Wednesday, November 10, 2010
Some San Diego State University students are wondering how they’ll manage to cover the cost of going to school next year after Cal State University trustees approved a 15 percent tuition increase by next fall.
SAN DIEGO Some San Diego State University students are wondering how they’ll manage to cover school expenses next year after Cal State University trustees approved a 15-percent tuition increase by next fall.
It is a two-step increase. Fees for the remainder of this school year will rise 5 percent, and then by another 10 percent next fall. That will bring in-state tuition costs up to more than $4,800 a year. These increases come after tuition rose by more than 30 percent for this fall compared to last year.
San Diego State Junior Concepcion Guzman said she was already stretched financially to enroll as a full-time student.
“I’m already taking out various loans to pay my tuition,” Guzman said. “So, an increase will definitely affect me, in that I’ll have even deeper debt than I am already in. In the end, I don’t know how I’m going to be able to pay for all this money.”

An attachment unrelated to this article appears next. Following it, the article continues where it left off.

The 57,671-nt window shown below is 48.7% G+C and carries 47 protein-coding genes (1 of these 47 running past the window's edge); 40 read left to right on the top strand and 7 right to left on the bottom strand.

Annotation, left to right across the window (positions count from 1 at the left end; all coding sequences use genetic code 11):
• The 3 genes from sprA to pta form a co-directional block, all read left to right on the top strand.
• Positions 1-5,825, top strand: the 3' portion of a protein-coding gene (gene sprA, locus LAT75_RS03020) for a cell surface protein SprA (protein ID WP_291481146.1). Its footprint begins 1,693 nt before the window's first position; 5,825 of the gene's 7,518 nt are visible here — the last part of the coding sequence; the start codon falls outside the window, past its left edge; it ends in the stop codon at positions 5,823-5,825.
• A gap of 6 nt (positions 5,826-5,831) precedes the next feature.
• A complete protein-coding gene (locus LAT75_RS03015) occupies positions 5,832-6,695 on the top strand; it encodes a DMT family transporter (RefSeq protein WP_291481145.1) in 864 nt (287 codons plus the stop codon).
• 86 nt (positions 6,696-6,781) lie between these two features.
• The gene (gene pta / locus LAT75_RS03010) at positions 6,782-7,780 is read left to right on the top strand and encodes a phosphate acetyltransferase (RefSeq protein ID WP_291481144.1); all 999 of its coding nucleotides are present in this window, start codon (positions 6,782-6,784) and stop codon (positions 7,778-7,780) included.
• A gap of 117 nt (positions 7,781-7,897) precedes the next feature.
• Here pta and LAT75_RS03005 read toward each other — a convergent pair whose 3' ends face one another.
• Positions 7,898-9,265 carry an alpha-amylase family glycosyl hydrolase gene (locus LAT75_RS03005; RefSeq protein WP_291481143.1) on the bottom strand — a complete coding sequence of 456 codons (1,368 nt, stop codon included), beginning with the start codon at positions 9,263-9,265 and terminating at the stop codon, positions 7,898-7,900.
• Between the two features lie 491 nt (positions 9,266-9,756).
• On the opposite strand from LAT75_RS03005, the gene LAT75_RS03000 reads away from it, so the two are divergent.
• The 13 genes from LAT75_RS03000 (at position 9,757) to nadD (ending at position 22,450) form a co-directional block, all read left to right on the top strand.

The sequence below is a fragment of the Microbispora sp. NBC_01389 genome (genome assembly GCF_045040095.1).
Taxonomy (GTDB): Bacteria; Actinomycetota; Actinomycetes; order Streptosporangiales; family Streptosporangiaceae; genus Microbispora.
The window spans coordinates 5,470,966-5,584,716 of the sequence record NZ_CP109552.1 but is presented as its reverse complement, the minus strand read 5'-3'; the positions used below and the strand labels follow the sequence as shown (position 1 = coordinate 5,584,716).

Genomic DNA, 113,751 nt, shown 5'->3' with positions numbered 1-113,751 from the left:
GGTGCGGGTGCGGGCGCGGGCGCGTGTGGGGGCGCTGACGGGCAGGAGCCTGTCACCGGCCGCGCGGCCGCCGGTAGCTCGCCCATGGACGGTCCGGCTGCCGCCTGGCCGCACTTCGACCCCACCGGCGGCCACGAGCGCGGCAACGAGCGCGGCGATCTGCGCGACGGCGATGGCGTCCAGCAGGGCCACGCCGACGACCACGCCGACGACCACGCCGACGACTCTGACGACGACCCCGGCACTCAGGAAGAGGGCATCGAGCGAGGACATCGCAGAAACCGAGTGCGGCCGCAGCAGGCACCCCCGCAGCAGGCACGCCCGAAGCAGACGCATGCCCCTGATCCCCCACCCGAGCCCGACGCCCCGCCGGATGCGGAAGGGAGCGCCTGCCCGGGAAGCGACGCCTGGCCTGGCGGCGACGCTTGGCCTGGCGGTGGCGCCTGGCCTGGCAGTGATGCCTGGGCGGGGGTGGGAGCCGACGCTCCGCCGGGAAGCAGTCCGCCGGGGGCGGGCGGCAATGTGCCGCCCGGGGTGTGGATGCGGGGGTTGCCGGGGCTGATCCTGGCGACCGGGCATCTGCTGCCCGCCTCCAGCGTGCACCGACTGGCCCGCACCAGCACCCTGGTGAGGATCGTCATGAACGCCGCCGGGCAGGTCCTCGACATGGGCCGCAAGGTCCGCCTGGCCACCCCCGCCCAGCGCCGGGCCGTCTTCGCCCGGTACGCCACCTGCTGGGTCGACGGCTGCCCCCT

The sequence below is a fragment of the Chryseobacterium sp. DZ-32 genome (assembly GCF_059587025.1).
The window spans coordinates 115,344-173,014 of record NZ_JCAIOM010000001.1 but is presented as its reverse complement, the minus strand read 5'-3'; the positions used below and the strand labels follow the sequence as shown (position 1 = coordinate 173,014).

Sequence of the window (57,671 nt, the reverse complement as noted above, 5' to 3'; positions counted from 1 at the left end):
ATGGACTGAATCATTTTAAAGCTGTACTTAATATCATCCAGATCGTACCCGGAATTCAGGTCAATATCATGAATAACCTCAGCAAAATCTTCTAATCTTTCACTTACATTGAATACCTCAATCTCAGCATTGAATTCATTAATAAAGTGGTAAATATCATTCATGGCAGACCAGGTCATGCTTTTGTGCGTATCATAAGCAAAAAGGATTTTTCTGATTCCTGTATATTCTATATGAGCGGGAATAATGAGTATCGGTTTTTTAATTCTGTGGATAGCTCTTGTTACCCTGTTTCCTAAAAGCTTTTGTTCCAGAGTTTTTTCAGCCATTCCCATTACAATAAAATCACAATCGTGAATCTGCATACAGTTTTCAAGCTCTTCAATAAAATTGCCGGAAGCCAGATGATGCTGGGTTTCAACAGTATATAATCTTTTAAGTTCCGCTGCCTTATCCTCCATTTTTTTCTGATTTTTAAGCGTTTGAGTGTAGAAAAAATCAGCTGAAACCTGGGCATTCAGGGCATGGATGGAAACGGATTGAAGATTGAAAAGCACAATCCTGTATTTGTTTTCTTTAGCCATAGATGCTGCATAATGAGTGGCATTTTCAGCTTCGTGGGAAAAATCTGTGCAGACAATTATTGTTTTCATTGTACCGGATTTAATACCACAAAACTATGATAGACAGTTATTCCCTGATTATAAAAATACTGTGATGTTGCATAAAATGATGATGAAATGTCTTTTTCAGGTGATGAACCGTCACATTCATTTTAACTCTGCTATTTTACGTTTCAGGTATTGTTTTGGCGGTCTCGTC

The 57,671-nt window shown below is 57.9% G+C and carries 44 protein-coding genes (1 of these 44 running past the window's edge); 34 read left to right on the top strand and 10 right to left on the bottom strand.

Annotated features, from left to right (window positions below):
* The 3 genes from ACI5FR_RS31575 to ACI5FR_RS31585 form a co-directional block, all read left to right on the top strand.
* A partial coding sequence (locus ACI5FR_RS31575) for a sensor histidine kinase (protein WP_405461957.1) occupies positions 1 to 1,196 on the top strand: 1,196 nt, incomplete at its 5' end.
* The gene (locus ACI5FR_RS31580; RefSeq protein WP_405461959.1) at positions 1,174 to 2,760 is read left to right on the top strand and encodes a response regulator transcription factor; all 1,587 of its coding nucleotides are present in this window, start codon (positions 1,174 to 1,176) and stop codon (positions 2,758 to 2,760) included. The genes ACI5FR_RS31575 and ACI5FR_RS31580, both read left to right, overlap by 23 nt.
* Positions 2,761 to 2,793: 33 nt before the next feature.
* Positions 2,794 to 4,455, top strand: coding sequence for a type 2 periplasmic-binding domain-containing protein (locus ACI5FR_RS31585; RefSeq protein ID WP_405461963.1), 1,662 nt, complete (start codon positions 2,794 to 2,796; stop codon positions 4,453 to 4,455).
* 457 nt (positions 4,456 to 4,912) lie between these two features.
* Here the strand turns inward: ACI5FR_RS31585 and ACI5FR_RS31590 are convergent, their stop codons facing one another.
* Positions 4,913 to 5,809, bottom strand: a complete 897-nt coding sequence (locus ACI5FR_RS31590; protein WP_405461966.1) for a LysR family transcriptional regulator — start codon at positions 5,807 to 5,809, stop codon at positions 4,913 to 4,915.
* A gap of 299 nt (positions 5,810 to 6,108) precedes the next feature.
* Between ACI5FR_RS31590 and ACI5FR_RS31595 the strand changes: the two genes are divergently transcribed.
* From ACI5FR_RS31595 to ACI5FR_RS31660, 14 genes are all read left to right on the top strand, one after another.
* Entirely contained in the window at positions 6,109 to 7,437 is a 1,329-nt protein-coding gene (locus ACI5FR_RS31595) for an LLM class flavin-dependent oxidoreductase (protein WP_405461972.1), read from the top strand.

Guzman is studying Spanish and history and plans to become a teacher after graduating. She said the prospect of finding a job quickly in order to begin paying her debt is poor given the current economy.
Another junior, Carols Vega, is worried about being able to make his tuition payments since he isn’t covering his education costs with loans. He said when he started at San Diego State he paid about $2,000 per semester. This year that jumped to about $2,800.
“I have to ride my bike here, or (take the) trolley, and not use the car, and work more hours during the weekends trying to scratch more money,” he said. “It’s a struggle.”
Trustees said the new increases were necessary to offset past state funding cuts. But critics say chronic underfunding cannot be solved on the backs of students.
“These increases shine light on a broken system,” San Diego Assemblyman Marty Block wrote in a statement released Thursday. We need “to explore real solutions and to develop a long-term vision for how we are going to maintain excellent and affordable higher education systems that will ensure we are able to produce enough college graduates to keep California competitive in a global economy.”